Islanders file appeal against environmental review of Visconsi development

A group of islanders opposed to a proposed commercial development on High School Road have appealed the city's environmental review of the project.

Late last month, the city determined under the State Environmental Policy Act the proposed development posed no adverse environmental impacts if proper measures were taken to lessen potential problems from the development.

Visconsi, an Ohio-based development company, has sought permits for more than a year to construct a commercial and retail complex directly across from Ace Hardware.

The proposed plan includes a 61,890-square-foot shopping center on a little more than eight acres with retail space, restaurants and a healthcare facility.

The development has prompted significant opposition from community members.

Islanders for Responsible Development paid a $530 fee to file an appeal of the city's environmental review on Friday, Dec.6.

"It was expected, because even before the comment period in July the planning department had let it be known that they had intended to issue a determination of nonsignificance," said Ron Peltier of Islanders for Responsible Development.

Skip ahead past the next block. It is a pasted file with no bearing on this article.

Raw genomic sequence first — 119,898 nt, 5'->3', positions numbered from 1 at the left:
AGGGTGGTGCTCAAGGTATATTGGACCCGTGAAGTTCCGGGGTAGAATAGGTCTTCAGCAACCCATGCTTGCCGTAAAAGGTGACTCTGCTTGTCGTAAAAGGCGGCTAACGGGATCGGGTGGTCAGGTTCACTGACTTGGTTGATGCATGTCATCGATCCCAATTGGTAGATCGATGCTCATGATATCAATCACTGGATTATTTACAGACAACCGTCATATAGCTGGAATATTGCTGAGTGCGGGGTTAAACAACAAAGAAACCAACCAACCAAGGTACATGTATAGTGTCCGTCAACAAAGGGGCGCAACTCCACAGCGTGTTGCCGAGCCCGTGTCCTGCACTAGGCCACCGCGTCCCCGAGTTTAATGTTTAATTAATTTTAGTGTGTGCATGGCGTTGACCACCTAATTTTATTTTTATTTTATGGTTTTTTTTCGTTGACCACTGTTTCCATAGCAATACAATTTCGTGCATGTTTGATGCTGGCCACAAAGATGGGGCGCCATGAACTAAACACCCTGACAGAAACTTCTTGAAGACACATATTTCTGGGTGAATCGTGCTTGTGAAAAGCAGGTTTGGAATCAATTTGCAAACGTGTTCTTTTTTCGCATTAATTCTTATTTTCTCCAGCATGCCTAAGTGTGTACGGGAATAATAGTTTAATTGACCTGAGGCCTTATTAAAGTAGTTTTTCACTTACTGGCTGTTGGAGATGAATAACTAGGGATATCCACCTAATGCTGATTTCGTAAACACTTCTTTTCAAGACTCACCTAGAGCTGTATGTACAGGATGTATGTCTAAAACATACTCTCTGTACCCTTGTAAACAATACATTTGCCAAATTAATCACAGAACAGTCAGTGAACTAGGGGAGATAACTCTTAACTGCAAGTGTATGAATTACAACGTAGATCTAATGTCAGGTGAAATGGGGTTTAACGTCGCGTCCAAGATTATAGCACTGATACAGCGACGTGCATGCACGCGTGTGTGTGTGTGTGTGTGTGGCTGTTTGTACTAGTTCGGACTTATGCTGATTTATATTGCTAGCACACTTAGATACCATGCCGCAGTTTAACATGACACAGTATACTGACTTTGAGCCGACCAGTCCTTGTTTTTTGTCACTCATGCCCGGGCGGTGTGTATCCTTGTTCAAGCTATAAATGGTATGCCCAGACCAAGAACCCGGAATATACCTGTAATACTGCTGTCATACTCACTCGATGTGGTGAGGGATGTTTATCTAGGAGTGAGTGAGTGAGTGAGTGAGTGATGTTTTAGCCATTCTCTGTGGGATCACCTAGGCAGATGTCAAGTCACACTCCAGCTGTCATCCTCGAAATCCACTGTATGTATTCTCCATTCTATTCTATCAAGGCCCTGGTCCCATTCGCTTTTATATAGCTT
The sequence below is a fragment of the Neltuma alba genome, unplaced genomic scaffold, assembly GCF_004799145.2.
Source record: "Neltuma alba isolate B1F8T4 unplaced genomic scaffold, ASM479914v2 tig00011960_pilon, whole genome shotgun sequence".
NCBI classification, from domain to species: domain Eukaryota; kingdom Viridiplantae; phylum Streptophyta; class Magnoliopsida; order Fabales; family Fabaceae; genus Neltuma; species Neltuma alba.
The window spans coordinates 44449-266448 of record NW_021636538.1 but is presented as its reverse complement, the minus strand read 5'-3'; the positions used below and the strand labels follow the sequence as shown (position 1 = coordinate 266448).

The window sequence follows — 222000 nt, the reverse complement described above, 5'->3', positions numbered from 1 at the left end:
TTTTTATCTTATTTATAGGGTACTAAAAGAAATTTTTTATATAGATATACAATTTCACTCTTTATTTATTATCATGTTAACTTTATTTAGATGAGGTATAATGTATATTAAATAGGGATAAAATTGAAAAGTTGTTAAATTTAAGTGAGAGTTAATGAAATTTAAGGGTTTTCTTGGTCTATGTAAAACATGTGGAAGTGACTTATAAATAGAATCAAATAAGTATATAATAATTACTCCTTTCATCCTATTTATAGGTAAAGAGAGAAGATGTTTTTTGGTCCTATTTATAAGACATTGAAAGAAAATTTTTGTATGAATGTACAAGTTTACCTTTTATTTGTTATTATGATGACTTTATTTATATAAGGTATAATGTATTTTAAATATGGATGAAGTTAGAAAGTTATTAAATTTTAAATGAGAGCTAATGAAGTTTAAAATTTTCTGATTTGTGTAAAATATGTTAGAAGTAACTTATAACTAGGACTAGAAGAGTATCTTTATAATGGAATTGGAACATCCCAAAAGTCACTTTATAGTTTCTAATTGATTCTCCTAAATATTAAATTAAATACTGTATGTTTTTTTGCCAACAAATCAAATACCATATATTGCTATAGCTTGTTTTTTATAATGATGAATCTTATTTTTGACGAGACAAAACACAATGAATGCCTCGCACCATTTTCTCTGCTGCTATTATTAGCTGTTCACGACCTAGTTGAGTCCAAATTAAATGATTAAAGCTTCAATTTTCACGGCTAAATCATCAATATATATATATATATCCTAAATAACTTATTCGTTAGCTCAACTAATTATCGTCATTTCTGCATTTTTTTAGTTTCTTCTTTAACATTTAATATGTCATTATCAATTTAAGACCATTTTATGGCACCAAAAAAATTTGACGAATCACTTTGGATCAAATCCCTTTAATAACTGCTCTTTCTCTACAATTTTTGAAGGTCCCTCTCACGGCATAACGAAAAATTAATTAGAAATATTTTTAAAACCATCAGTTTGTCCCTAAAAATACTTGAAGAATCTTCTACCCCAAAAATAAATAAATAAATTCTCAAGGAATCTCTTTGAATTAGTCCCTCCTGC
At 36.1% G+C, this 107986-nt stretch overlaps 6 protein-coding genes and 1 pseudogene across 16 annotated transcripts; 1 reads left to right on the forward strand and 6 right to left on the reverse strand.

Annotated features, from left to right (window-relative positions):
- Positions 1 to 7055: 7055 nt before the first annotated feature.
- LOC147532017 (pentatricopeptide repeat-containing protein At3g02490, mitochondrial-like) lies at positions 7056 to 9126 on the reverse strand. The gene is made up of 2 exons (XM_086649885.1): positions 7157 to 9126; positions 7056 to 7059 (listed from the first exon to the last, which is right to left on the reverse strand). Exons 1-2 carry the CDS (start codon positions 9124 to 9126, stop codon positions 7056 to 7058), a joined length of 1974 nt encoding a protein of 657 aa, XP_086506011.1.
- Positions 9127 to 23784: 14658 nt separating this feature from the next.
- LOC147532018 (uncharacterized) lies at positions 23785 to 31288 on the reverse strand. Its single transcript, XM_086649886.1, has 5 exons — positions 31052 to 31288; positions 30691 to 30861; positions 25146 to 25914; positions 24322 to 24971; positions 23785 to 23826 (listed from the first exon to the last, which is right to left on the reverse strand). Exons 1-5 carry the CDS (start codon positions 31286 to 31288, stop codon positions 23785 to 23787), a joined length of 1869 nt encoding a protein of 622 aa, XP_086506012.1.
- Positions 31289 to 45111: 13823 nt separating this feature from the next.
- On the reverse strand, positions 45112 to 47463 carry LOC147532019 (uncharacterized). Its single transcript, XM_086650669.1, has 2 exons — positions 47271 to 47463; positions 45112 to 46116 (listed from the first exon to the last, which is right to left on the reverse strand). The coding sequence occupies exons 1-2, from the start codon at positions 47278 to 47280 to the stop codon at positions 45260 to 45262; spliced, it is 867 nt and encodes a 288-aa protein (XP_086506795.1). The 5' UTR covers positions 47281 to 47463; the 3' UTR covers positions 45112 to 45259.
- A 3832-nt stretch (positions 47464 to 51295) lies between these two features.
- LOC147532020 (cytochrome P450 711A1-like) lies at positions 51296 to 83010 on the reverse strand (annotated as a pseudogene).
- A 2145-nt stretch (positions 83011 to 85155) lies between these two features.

"To us, it's just a continuation of what we see from the planning department. They're functioning more as a Visconsi development team instead of an advocate of community values," he said.

The city's review concluded that the development will not result in significant impacts on the environment, if measures to mitigate the issues are taken.

The conditions for construction identified by the city included measures to handle lighting, noise and impacts on the adjacent wetland. Graded materials removed from the property must be deposited at a city-approved location. All exterior lighting in the center must be hooded and shielded so that the adjacent properties are protected from extra light and glare. A landscape buffer should be planted on the edge of the wetland, the city noted, and a chain-link fence must be installed to preserve the trees and wetland buffer being retained through the development.

Peltier and Islanders for Responsible Development said the review failed to adequately identify and analyze specific impacts. These included traffic and safety, impacts resulting from the removal of more than 800 trees, stormwater runoff and artificial light from motor vehicles and new buildings.

"The appeal puts the city of Bainbridge Island on notice that Islanders for Responsible Development will continue to challenge their preferential handling of the Visconsi corporation's development application," the organization said in a statement.


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